Yesterday marked the 30th anniversary of the release of Bruce Spingsteen’s 1978 follow-up to his breakthrough album, Born to Run. And though I wouldn’t say it’s quite as good as that masterpiece, it’s still one of The Boss’s very best albums.
Darkness on the Edge of Town came after a lengthy legal battle with his former manager, and subsequently kept Springsteen and the E Street Band out of the studio for over two years. This probably had something to do with the less-hopeful, beaten-down content of the songs on Darkness on the Edge of Town as compared to his first three albums. Themes of dissapointment and regret are explored on songs like “Racing in the Street” and “Factory”. However, songs like the “Badlands” and “The Promised Land”, still have that Born to Run feel of being about reaching for something greater.
Still, even with the Boss’s somewhat darker approach to songwriting, the E Street Band’s playing is just as powerful as ever. There’s definitely a bit more of an emphasis on Bruce’s and Steven Van Zandt’s guitars on this album, whereas Born to Run seemed to rely more on Roy Bittan’s piano work. And topping all this off with Max Weinberg’s commanding drum work, and Clarence Clemens always memorable saxaphone solos, the E Street Band was a very tight sounding unit at this point. This probably had to do with the fact that they had been touring relentlessly for the past two years up until recording this album, and they had already been playing the songs from Darkness of the Edge of Town live for some time.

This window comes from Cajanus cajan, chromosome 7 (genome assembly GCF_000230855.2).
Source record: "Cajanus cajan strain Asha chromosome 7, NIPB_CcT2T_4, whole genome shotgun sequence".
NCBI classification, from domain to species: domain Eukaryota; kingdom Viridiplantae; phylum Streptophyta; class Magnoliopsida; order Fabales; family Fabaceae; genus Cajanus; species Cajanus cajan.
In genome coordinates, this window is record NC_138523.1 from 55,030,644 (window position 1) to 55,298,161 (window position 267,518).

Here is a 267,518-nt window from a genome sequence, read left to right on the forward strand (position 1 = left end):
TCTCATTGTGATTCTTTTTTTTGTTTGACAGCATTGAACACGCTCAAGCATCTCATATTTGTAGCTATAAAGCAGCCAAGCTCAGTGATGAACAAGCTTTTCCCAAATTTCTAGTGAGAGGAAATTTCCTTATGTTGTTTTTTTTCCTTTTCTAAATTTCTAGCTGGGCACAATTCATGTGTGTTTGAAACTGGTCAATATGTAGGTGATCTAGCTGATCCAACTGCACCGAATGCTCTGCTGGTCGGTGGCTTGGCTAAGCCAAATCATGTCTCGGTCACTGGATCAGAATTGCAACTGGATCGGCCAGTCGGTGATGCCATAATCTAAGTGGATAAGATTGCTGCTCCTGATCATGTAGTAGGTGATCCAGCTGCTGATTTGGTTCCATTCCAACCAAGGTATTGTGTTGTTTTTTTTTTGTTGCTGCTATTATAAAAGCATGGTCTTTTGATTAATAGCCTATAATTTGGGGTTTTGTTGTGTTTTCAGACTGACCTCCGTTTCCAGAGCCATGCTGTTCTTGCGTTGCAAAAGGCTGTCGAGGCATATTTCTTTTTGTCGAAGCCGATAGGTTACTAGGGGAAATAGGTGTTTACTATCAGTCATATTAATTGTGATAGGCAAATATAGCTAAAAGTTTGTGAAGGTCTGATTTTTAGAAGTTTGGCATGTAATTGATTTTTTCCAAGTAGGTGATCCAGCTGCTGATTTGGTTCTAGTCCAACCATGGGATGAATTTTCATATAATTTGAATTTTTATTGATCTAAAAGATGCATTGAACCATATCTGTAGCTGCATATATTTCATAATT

So all in all, Darkness on the Edge of Town is a more than worthy follow up to Born to Run. It’s pretty amazing that The Boss was on such a roll back then, having this album come out after Born to Run and the suberb The Wild, The Innocent, and the E Street Shuffle, with the haunting Nebraska and hugely successful Born in the U.S.A. still to come.
Favorite Tracks: “Badlands”, “Candy’s Room”, “Prove It All Night”